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    Back Forever

    The sequel to 'Bring Me Back', out now. “Poignant, bittersweet and satisfying, Back Forever sustains the plausible fantasy-to-reality charm of Bring Me Back.”-Manic Readers

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    Hiding in the Spotlight

    David got the chart topping success. His best friend got it all. “Hiding in the Spotlight is a fun, fast, and sexy read!”-Scandlicious Book Reviews

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    Bring Me Back

    Winner, Turquoise Morning Press Reader's Choice Award. "Fast-paced, sexy, and altogether irresistible. A flat-out fabulous read!"-NYTimes Bestselling Author Celia Rivenbark

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    Erotic Romance

    Published by Ellora's Cave.

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    Claire’s Diary

    The prequel to 'Bring Me Back'. Download the eBook for free!

johntaylor_0921Today’s RNRHS comes from Jennifer Gracen, romance author and all-around wonderful person. I first met Jen at the Writer’s Digest Conference in New York a few years ago, waiting in line with my critique partner, Karen Stivali, for the scariest thing an author can face–Pitch Slam. For those of you who don’t know about Pitch Slam, it’s a literary cattle drive involving long lines and a din of voices so loud you can’t remember the title of your own book, ending with you blurting out the fine details of the manuscript you’ve spent years perfecting for a leery and slightly bored literary agent. My fondest memories of that day involve a cowbell and copious sweating. Hanging out with Jen was an awesome distraction, as she’s friendly and easy to talk to. If only I hadn’t been so damned vague when I told her about the book I was pitching, which was Bring Me Back. I told her it was about a woman falling in love with the rock star she was obsessed with in high school. All true, but not particularly illuminating. I really should’ve specified that it was about an 80s, BRITISH rock star, and then gone on to explain that it was inspired by my own 80s teenage rock star crush, John Taylor. Then we would have discovered, in person, that we share one of the most powerful bonds two women can share–a mutual love of Duran Duran and of course, eternally hot JT. I’m sure there would have been much squealing.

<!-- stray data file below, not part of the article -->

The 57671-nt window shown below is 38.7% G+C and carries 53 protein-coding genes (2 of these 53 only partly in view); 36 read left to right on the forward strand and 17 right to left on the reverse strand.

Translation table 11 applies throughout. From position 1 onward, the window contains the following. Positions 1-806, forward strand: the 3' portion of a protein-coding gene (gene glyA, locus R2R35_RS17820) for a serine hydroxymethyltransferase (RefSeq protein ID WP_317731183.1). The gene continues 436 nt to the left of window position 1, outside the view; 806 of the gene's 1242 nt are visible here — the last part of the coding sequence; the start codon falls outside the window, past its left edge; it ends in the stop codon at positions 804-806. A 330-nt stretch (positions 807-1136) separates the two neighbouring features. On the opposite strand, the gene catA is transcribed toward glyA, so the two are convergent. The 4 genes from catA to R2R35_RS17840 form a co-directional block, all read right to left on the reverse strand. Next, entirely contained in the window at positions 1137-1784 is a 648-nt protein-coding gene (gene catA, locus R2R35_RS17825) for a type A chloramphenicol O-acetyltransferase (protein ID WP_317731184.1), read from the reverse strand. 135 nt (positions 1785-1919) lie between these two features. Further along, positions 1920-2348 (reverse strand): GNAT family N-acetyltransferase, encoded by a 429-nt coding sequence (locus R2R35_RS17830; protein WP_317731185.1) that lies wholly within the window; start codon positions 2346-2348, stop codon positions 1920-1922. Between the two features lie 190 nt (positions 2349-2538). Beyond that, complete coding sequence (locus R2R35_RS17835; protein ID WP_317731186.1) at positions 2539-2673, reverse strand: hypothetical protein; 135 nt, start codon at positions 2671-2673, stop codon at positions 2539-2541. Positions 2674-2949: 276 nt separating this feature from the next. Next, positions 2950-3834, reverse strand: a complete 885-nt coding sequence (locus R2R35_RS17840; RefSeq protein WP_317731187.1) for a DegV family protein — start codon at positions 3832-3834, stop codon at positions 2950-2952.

Jennifer Gracen

Valley Stream South High School; Valley Stream, NY; Class of 1988, Currently: Mother, Writer, Copy Editor/Proofreader, & Social Media addict

Band and/or song that reminds you the most of high school: Duran Duran. I could say “Nuff said” after that, but there are so many. I was OBSESSED with music in my teens (still am, really) but 80s New Wave/Pop music and culture was my life. So… anyone who played at Live Aid? I loved them. Especially if they were British.

Favorite piece of music memorabilia (poster, t-shirt, etc.) in high school: My Duran Duran posters/records/pictures. I was a hardcore Duranie. John Taylor was my first consumingly huge crush. I’ve had a soft spot for bass players ever since. And JT is still hot as hell.

Band that you hated that everyone else at school seemed to love: The hair metal bands. Sooo not my thing. There were a few songs that I liked, but I could count them on one hand. I was a New Wave/Pop princess.

Confession: I was a full-fledged Madonna wannabe for 2 months in 1984. Went to school dressed like her, the full nine. Ah, memories… *shudders and laughs*